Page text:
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Severe sepsis, new-onset AF associated with increased risk of hospital stroke, death

A recent study led by researchers at Boston University School of Medicine (BUSM) shows an increased risk of stroke and mortality among patients diagnosed with severe sepsis and new-onset atrial fibrillation (AF) during hospitalization.

Allan J. Walkey, MD, assistant professor of medicine at BUSM and a pulmonologist at Boston Medical Center (BMC), is the lead author of the study, which will be published in the Journal of the American Medical Association. Walkey also will present the findings at the American Heart Association's annual Scientific Sessions in Orlando, Fla., on Sunday, Nov. 13, at 4:45 p.m. ET.

Severe sepsis is the 10th leading cause of death in the United States, and atrial fibrillation affects one in four people over the age of 40. While both are common illnesses, and chronic atrial fibrillation is a known risk factor for stroke and death, very little is known about new-onset atrial fibrillation during severe sepsis.

"The purpose of our retrospective study was to examine if a new-onset atrial fibrillation diagnosis in patients with severe sepsis was associated with an increased the risk of stroke and mortality in a hospital setting," said Walkey.

The researchers examined data, provided by the Agency for Healthcare Research and Quality, from more than three million hospitalized patients. Looking at the risks of stroke and mortality, patients with new- onset atrial fibrillation during severe sepsis had three times the risk of having a stroke and a seven percent increased risk of death during hospitalization. Almost three percent of patients with new-onset atrial fibrillation during severe sepsis had a stroke during hospitalization compared to less than one percent of those not diagnosed with the condition during severe sepsis.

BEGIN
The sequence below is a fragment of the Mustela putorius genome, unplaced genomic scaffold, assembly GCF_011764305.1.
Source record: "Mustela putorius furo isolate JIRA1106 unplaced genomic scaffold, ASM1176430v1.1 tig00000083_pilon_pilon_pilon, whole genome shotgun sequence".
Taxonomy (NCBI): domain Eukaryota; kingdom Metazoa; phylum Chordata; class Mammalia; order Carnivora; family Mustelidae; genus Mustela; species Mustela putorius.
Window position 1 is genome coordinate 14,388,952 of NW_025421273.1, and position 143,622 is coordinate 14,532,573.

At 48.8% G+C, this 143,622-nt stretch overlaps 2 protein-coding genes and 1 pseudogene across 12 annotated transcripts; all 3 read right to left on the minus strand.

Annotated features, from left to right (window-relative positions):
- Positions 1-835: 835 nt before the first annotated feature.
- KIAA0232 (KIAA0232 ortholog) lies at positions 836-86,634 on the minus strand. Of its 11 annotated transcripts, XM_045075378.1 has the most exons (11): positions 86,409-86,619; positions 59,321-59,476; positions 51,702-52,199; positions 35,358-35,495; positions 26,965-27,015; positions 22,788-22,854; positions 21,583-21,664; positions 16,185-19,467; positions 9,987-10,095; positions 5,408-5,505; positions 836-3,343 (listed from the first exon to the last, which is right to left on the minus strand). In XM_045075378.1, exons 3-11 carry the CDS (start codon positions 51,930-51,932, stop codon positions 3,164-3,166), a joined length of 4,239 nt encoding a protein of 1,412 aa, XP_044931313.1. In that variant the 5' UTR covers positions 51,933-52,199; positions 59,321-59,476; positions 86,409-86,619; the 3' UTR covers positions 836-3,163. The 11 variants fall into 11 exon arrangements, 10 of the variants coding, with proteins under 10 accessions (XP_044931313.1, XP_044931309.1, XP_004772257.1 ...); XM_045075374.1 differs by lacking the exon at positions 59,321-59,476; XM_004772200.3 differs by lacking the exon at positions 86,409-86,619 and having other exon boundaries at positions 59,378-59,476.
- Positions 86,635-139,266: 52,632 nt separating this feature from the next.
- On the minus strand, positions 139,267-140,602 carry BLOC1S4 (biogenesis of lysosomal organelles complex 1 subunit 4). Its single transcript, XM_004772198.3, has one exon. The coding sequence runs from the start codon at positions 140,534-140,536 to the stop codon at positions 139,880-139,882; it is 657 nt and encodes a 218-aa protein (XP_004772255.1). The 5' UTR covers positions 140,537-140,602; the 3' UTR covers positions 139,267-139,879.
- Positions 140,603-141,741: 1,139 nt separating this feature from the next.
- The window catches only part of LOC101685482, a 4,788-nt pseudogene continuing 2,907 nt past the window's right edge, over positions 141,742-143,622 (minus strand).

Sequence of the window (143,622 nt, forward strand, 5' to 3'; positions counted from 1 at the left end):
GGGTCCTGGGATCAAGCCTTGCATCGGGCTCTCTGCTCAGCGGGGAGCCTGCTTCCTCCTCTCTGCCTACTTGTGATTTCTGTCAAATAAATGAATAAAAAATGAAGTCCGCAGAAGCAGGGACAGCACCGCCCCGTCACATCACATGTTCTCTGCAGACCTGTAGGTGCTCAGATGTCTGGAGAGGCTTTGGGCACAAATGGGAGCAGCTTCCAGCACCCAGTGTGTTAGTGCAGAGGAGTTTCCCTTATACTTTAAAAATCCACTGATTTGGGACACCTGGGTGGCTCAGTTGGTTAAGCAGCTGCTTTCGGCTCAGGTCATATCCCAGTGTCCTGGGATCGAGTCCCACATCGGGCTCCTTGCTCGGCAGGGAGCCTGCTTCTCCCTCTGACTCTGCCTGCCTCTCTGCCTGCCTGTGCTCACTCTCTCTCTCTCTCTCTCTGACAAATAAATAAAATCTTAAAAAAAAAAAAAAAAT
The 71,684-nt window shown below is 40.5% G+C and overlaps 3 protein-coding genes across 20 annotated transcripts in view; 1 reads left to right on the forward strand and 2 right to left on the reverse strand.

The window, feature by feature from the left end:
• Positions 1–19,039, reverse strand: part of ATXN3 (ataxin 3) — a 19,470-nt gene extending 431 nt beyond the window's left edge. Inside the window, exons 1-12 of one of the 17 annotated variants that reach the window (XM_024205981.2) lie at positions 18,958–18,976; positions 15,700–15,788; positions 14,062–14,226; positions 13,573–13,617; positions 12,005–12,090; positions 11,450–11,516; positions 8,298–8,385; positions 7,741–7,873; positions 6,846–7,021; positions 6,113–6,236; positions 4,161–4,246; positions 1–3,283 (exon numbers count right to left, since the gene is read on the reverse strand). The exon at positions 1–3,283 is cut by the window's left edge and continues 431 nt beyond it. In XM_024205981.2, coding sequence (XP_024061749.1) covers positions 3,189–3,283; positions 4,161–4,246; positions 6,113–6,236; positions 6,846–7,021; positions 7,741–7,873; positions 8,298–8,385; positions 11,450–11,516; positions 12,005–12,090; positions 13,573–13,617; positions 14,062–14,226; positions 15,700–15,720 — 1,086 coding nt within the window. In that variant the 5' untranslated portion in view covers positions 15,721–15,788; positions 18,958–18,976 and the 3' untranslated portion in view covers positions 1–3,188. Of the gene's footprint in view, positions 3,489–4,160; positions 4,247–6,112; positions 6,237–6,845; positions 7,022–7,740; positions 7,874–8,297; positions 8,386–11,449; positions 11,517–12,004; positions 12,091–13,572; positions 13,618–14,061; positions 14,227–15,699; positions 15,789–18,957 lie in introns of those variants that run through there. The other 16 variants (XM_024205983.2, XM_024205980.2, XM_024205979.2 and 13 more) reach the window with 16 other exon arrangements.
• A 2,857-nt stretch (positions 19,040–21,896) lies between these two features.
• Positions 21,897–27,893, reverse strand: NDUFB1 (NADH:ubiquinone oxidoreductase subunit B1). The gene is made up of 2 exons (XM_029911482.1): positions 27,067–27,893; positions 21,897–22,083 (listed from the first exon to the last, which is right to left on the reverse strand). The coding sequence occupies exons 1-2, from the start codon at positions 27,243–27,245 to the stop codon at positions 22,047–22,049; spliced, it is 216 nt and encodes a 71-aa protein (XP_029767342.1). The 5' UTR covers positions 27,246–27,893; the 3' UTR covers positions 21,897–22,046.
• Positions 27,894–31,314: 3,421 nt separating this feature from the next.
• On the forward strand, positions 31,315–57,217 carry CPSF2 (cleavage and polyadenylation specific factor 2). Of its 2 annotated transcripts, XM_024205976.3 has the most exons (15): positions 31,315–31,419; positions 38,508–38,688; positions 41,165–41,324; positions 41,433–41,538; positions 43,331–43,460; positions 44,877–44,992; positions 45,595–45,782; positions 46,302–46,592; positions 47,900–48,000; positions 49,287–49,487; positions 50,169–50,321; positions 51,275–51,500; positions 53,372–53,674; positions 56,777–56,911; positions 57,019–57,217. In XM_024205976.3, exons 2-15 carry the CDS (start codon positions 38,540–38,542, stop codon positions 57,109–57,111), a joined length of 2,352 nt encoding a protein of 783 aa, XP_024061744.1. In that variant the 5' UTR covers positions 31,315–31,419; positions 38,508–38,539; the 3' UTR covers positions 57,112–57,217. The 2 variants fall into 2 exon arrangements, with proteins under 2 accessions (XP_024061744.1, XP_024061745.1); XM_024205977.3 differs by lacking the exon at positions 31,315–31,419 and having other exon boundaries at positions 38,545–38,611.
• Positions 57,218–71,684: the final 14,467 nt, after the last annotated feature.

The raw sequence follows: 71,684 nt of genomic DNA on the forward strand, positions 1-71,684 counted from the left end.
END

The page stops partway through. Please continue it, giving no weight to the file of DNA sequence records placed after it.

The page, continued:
The data also showed that 56 percent of patients with severe sepsis and new-onset atrial fibrillation died, whereas 39 percent of patients with severe sepsis who did not develop new-onset atrial fibrillation did not. Additionally, six percent of patients with severe sepsis developed new-onset atrial fibrillation compared to less than one percent of patients who did not have severe sepsis and were hospitalized for another reason. Furthermore, among all patients with or without severe sepsis, 14 percent of all new-onset atrial fibrillation cases occurred in patients with severe sepsis.

"It is projected that one million Americans will have severe sepsis this year, and based on our data, approximately 60,000 people will develop new-onset atrial fibrillation," said Walkey. "There are currently no guidelines on how best to care for these specific patients, but this study is a call to action that this under-recognized potential complication of severe sepsis requires further investigation on how to treat these critically ill patients."

This research was funded by that National Institutes of Health's National Heart Lung and Blood Institute.

About Boston University School of Medicine

Originally established in 1848 as the New England Female Medical College, and incorporated into Boston University in 1873, Boston University School of Medicine today is a leading academic medical center with an enrollment of more than 700 medical students and more than 800 masters and PhD students. Its 1,246 full and part-time faculty members generated more than $335 million in funding in the 2009-2010 academic year for research in amyloidosis, arthritis, cardiovascular disease, cancer, infectious disease, pulmonary disease and dermatology among others. The School is affiliated with Boston Medical Center, its principal teaching hospital, the Boston and Bedford Veterans Administration Medical Centers and 16 other regional hospitals as well as the Boston HealthNet.

Jenny Eriksen Leary | EurekAlert!
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